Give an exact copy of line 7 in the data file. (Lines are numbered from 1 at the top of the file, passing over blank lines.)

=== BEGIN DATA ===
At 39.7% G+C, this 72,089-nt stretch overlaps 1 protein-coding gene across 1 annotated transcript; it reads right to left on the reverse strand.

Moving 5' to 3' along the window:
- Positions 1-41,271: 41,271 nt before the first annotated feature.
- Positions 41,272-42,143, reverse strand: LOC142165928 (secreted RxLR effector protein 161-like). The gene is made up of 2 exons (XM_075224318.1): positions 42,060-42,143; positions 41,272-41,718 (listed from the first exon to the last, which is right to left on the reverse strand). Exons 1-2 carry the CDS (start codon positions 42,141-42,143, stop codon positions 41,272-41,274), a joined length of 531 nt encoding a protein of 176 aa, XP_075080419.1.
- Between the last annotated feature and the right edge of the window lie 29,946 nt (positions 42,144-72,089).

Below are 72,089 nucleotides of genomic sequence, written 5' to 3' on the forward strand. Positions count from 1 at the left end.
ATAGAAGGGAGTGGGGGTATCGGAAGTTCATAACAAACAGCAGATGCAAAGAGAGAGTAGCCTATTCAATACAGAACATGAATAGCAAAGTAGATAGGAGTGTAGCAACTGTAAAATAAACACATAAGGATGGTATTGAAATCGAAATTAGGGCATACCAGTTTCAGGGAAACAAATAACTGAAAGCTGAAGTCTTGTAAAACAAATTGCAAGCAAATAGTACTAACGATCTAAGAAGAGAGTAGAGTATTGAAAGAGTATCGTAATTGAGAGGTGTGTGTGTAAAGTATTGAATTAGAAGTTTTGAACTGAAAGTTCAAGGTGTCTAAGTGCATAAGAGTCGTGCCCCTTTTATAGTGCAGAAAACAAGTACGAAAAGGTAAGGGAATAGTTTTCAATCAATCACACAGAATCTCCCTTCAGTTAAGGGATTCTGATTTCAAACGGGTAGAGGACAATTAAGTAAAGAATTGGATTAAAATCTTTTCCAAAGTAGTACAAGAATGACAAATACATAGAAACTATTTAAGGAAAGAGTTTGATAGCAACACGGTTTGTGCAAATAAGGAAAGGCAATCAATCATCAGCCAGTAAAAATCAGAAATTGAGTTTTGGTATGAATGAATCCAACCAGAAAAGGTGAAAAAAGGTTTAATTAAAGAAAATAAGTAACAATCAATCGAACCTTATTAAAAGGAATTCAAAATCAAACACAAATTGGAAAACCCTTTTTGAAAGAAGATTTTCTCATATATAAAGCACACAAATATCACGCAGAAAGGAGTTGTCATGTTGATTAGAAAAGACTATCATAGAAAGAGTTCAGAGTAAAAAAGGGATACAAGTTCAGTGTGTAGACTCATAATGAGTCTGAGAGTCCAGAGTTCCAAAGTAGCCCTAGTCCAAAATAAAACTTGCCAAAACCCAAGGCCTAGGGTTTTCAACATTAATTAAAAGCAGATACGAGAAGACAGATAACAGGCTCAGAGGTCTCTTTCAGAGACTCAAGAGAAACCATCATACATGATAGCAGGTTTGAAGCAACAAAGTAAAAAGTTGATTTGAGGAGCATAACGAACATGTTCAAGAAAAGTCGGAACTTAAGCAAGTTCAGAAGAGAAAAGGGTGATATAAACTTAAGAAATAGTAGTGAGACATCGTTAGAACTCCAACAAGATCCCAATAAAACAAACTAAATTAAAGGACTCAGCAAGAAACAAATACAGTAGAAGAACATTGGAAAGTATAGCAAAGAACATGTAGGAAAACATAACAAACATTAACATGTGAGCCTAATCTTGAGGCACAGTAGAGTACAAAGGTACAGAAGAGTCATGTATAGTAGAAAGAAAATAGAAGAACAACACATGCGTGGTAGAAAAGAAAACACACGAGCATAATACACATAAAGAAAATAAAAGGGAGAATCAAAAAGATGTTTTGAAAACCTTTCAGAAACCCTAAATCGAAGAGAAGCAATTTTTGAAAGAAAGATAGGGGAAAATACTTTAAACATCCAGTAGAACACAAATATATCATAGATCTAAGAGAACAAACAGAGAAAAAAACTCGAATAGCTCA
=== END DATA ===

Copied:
ATAGAAGGGAGTGGGGGTATCGGAAGTTCATAACAAACAGCAGATGCAAAGAGAGAGTAGCCTATTCAATACAGAACATGAATAGCAAAGTAGATAGGAGTGTAGCAACTGTAAAATAAACACATAAGGATGGTATTGAAATCGAAATTAGGGCATACCAGTTTCAGGGAAACAAATAACTGAAAGCTGAAGTCTTGTAAAACAAATTGCAAGCAAATAGTACTAACGATCTAAGAAGAGAGTAGAGTATTGAAAGAGTATCGTAATTGAGAGGTGTGTGTGTAAAGTATTGAATTAGAAGTTTTGAACTGAAAGTTCAAGGTGTCTAAGTGCATAAGAGTCGTGCCCCTTTTATAGTGCAGAAAACAAGTACGAAAAGGTAAGGGAATAGTTTTCAATCAATCACACAGAATCTCCCTTCAGTTAAGGGATTCTGATTTCAAACGGGTAGAGGACAATTAAGTAAAGAATTGGATTAAAATCTTTTCCAAAGTAGTACAAGAATGACAAATACATAGAAACTATTTAAGGAAAGAGTTTGATAGCAACACGGTTTGTGCAAATAAGGAAAGGCAATCAATCATCAGCCAGTAAAAATCAGAAATTGAGTTTTGGTATGAATGAATCCAACCAGAAAAGGTGAAAAAAGGTTTAATTAAAGAAAATAAGTAACAATCAATCGAACCTTATTAAAAGGAATTCAAAATCAAACACAAATTGGAAAACCCTTTTTGAAAGAAGATTTTCTCATATATAAAGCACACAAATATCACGCAGAAAGGAGTTGTCATGTTGATTAGAAAAGACTATCATAGAAAGAGTTCAGAGTAAAAAAGGGATACAAGTTCAGTGTGTAGACTCATAATGAGTCTGAGAGTCCAGAGTTCCAAAGTAGCCCTAGTCCAAAATAAAACTTGCCAAAACCCAAGGCCTAGGGTTTTCAACATTAATTAAAAGCAGATACGAGAAGACAGATAACAGGCTCAGAGGTCTCTTTCAGAGACTCAAGAGAAACCATCATACATGATAGCAGGTTTGAAGCAACAAAGTAAAAAGTTGATTTGAGGAGCATAACGAACATGTTCAAGAAAAGTCGGAACTTAAGCAAGTTCAGAAGAGAAAAGGGTGATATAAACTTAAGAAATAGTAGTGAGACATCGTTAGAACTCCAACAAGATCCCAATAAAACAAACTAAATTAAAGGACTCAGCAAGAAACAAATACAGTAGAAGAACATTGGAAAGTATAGCAAAGAACATGTAGGAAAACATAACAAACATTAACATGTGAGCCTAATCTTGAGGCACAGTAGAGTACAAAGGTACAGAAGAGTCATGTATAGTAGAAAGAAAATAGAAGAACAACACATGCGTGGTAGAAAAGAAAACACACGAGCATAATACACATAAAGAAAATAAAAGGGAGAATCAAAAAGATGTTTTGAAAACCTTTCAGAAACCCTAAATCGAAGAGAAGCAATTTTTGAAAGAAAGATAGGGGAAAATACTTTAAACATCCAGTAGAACACAAATATATCATAGATCTAAGAGAACAAACAGAGAAAAAAACTCGAATAGCTCA